Garden Burger served in the Cafe on the train. (Unlike the Dining Car which is only open at meal time, the Cafe
is open most of the time until about 11 P.M. The Cafe is located downstairs in the Sightseer Lounge Car which is
between the Coach Cars and the Dining Car). The Garden Burger served in the Dining Car is light in color. The
Garden Burger served in the Cafe is dark and looks a lot like a real hamburger patty. This is the type of
Garden Burgers that I have in my own freezer at home. I seem to be in a minority in my preference for this type
of Garden Burger. I think it looks and tastes just like a real hamburger, with even a grilled meat flavor to it.
I am cheating a little when I have the Garden Burger. I try to avoid eating cheese as much as I can, but the
Garden Burger comes wrapped in cellophane with a slice of cheese already on it. The Cafe Attendant just throws the
whole thing in the microwave, cellophane and all, to warm it up. But I eat so little cheese, I think this minor
infraction will have no impact on my health.
My vegetarian friends will not touch it exactly because it looks and smells too much like a real hamburger.
My non-vegetarian friends won't touch it because they say it doesn't look, taste, smell or have the texture of a
real hamburger at all! I guess it is all in the eyes of the beholder. In any case, I think it is better than anything
the Coast Starlight Dining Car has to offer me. Don't get me wrong. The food in the Amtrak Coast Starlight Dining Car
is generally exceptional. It really depends on the cook. My first hand knowledge of this comes from the time when
I used to eat steaks and chicken. I had the best steak in my life in the Amtrak Coast Starlight Dining Car, and I used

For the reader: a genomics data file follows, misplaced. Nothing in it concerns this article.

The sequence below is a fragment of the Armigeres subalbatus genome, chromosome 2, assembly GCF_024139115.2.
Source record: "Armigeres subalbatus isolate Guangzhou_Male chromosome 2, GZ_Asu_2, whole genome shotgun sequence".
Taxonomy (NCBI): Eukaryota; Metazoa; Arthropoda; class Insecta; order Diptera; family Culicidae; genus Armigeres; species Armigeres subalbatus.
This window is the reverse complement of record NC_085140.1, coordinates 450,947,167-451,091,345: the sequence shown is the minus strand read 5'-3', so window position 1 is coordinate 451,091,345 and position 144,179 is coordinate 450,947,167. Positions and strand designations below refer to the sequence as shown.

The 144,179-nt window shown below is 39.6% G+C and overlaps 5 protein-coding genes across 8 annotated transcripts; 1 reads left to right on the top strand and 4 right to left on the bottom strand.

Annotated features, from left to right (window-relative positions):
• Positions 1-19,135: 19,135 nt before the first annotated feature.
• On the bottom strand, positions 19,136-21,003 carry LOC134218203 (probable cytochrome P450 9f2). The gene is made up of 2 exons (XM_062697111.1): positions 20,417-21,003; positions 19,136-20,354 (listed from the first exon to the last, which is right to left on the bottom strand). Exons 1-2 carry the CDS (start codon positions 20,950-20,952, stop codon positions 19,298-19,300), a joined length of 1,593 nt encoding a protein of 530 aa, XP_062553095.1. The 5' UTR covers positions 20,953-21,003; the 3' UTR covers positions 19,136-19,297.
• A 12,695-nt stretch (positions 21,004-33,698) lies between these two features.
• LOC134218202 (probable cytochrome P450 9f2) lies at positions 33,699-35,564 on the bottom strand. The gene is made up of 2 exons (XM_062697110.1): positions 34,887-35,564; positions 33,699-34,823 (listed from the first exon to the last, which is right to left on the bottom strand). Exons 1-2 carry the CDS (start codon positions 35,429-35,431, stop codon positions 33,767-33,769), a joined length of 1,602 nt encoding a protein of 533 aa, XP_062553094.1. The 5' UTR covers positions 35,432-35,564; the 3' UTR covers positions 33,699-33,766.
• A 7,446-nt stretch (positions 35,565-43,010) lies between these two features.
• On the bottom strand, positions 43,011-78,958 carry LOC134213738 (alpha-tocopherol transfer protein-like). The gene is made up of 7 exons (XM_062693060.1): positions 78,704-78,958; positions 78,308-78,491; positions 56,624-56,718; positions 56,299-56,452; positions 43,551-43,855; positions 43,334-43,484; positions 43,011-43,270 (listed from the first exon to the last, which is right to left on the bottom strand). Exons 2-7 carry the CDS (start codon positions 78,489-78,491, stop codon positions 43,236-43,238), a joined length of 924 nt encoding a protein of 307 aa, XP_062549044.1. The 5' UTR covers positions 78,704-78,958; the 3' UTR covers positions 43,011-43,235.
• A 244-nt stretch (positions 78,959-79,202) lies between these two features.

to eat a lot of steaks! My friends say that most meals on the Coast Starlight are still excellent.
Anyhow, my plan was to get the Garden Burger in the Cafe if they haven't run out of them. If they have run out of
them, then I would go eat Vegetarian Lasagna in the Dining Car. The Wine Tasting finished at 4:40 P.M. and that gave
me just enough time to check out the Cafe. They had plenty of Garden Burgers left, so I was all set! I just ate the
Garden Burger in my room and didn't show up for my 5:00 P.M. Dining Car reservation.
Our train was making wonderful time until we had to pull into a siding to wait for the Southbound Amtrak Coast Starlight,
Train #11, to pass us. The siding was somewhat sounth of Mile Post 226.9 as that was the location of the next detector
that we passed. I'm not sure how long we were in a siding, but Train #11 didn't pass us until 5:06 P.M. There was
something on the radio about the crossover not in service. In order for us to get out of the siding, we had to back up
to get back onto the main track. Our train didn't start heading forward again until 5:13 P.M. I won't know exactly how
much time we lost until we pull out of the next station, Paso Robles. We are already at least a half hour late since we
were supposed to depart from Paso Robles at 4:45 P.M. The Conductor just announced that we will arrive into our next
station in about 30 minutes at 5:45 P.M., one hour late. So much for having made great time all the way up to
San Luis Obispo!
The Southbound Amtrak Coast Starlight, Train #11, had a F59PHI in the Amtrak Cascades color scheme in the lead. That
train did have a regular Pacific Parlour Car. There were also a couple of CalTrain Commuter Passenger Cars deadheading